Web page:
Value-Based Strategies for Patients with Multiple Myeloma

August 2015, Vol 6, No 7

At the Fifth Annual Conference of the Association for Value-Based Cancer Care in Washington, DC, Grant Lawless, RPh, MD, FACP, of the University of Southern California, Los Angeles, moderated a multidisciplinary panel on value-based care for patients with multiple myeloma. The panel included Gary Palmer, MD, JD, MBA, MPH, medical director of NantHealth, who highlighted the growing role of genomics testing in multiple myeloma, and Carol Ann Huff, MD, of the Johns Hopkins Sidney Kimmel Comprehensive Cancer Center, Baltimore, who discussed therapies in development for multiple myeloma, including novel monoclonal antibodies. The panelists outlined trends that are likely to affect costs and care patterns in multiple myeloma, including increasing use of triplet-drug regimens, maintenance therapy, and antibody-based therapies in development.

The Burden of Multiple Myeloma

Despite the clinical advances, multiple myeloma remains a serious hematologic malignancy in the United States and abroad. Worldwide, approximately 230,000 patients are living with multiple myeloma, and an estimated 114,000 new cases are diagnosed annually.1 In 2015 in the United States, an estimated 26,850 new cases of multiple myeloma will occur and an estimated 11,240 deaths will occur from this condition.2

Advances in medications, stem-cell transplantation, and better supportive care have led to improved survival in patients with multiple myeloma, particularly in the past 15 years. Gains in 5- and 10-year relative survival have been consistent from 1998 to 2009 (Figure 1).3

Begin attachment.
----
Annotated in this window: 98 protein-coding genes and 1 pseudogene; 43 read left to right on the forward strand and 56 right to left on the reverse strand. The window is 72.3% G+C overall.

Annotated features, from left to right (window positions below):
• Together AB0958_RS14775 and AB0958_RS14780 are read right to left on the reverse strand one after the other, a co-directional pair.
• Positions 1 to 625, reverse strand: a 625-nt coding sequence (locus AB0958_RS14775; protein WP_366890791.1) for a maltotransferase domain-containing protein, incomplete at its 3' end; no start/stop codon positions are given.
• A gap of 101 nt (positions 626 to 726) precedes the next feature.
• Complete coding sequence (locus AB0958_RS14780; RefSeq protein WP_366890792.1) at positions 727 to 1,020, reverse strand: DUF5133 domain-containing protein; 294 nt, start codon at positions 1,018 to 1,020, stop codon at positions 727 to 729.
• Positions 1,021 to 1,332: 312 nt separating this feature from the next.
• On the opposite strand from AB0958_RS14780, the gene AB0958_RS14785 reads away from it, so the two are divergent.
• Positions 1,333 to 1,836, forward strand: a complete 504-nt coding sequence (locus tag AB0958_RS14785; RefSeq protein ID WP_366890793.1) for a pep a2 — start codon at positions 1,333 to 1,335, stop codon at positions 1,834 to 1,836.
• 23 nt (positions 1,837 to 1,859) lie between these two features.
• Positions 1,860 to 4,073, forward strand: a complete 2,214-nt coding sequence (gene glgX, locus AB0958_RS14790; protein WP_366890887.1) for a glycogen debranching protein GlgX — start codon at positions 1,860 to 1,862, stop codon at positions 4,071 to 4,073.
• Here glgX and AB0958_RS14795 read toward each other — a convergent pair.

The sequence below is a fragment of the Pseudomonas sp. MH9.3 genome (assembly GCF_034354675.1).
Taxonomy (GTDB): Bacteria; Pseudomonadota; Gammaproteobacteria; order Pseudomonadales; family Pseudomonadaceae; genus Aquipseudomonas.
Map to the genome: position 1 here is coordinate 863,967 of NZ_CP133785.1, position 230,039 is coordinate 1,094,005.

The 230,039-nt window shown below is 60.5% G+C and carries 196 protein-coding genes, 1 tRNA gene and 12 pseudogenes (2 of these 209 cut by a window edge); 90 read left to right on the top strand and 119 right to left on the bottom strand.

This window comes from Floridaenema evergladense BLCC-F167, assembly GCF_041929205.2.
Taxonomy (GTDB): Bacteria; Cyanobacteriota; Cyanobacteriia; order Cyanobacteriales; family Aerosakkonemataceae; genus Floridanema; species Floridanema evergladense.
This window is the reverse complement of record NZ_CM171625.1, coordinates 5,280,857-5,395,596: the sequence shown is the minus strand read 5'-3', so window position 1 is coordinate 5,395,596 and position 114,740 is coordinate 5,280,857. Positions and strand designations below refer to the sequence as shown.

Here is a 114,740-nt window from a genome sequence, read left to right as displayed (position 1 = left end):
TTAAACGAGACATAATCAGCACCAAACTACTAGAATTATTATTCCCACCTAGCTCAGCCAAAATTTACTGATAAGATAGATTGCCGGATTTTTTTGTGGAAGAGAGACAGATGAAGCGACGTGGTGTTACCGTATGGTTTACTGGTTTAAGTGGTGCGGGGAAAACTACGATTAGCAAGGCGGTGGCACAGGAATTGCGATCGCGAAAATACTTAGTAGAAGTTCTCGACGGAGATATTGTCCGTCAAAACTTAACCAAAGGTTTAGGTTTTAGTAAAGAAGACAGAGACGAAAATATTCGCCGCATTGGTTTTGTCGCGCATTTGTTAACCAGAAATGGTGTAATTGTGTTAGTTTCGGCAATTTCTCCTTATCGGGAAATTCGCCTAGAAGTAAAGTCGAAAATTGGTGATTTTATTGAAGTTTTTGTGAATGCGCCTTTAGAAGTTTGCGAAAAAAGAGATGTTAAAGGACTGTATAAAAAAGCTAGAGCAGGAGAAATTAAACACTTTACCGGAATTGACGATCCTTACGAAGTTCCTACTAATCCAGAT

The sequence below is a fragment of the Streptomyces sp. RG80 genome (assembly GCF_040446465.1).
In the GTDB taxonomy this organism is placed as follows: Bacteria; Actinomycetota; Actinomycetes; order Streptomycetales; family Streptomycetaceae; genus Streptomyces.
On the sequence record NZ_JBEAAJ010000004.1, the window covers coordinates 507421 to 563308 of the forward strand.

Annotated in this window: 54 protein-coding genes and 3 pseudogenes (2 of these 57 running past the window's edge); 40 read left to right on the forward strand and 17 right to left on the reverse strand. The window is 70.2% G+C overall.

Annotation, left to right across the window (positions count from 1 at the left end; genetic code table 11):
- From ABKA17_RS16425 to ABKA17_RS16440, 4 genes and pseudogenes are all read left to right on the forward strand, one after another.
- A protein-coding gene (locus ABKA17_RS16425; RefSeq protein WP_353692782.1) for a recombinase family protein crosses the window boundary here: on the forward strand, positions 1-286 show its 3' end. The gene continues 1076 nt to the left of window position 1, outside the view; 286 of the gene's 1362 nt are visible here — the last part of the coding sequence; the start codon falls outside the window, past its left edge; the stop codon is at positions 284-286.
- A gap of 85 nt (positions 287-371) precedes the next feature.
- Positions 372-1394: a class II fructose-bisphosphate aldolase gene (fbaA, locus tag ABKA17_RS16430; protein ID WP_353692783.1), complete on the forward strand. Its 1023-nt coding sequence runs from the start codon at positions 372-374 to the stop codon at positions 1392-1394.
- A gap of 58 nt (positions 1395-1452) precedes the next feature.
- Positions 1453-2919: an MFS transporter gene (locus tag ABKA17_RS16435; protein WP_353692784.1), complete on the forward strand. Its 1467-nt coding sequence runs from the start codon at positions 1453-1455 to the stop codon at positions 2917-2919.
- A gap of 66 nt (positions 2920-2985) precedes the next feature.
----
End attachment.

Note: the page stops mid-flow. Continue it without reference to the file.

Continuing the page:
Figure 1

Since 2009, the positive survival trend has continued, and in 2015, an estimated 47% of patients are expected to survive at least 5 years after being diagnosed with multiple myeloma.4 Relative survival rates vary by disease acuity. Using the Durie-Salmon criteria, median survival rates vary from 62 months for patients with stage I disease to 29 months for patients with stage III disease.5 Variability in survival by disease stage may have important implications for researchers, particularly for patients at the highest risk for poor outcomes.

Treatment Options

The treatment of multiple myeloma is complex and is dependent on disease stage and acuity. The main options for therapy include standard chemotherapy drugs, stem-cell (bone marrow) transplant, and, more recently, nonchemotherapy drugs that target cancer cells. In multiple myeloma, therapy is rarely curative, and nearly all patients fail 1 or more therapeutic regimens during the course of the disease. As a result, patients typically receive a series of treatments over time. Current treatment options for multiple myeloma are shown in the Table.6


Traditional chemotherapies are frequently coupled with steroids such as dexamethasone or prednisone.6 Newer targeted drugs have emerged as important options for the treatment of multiple myeloma in patients with newly diagnosed disease and in patients with advanced disease that has failed chemotherapy or transplantation. In most cases, these medications are used (1) in combination with dexamethasone, (2) in combination with each other, or (3) with standard chemotherapy agents.6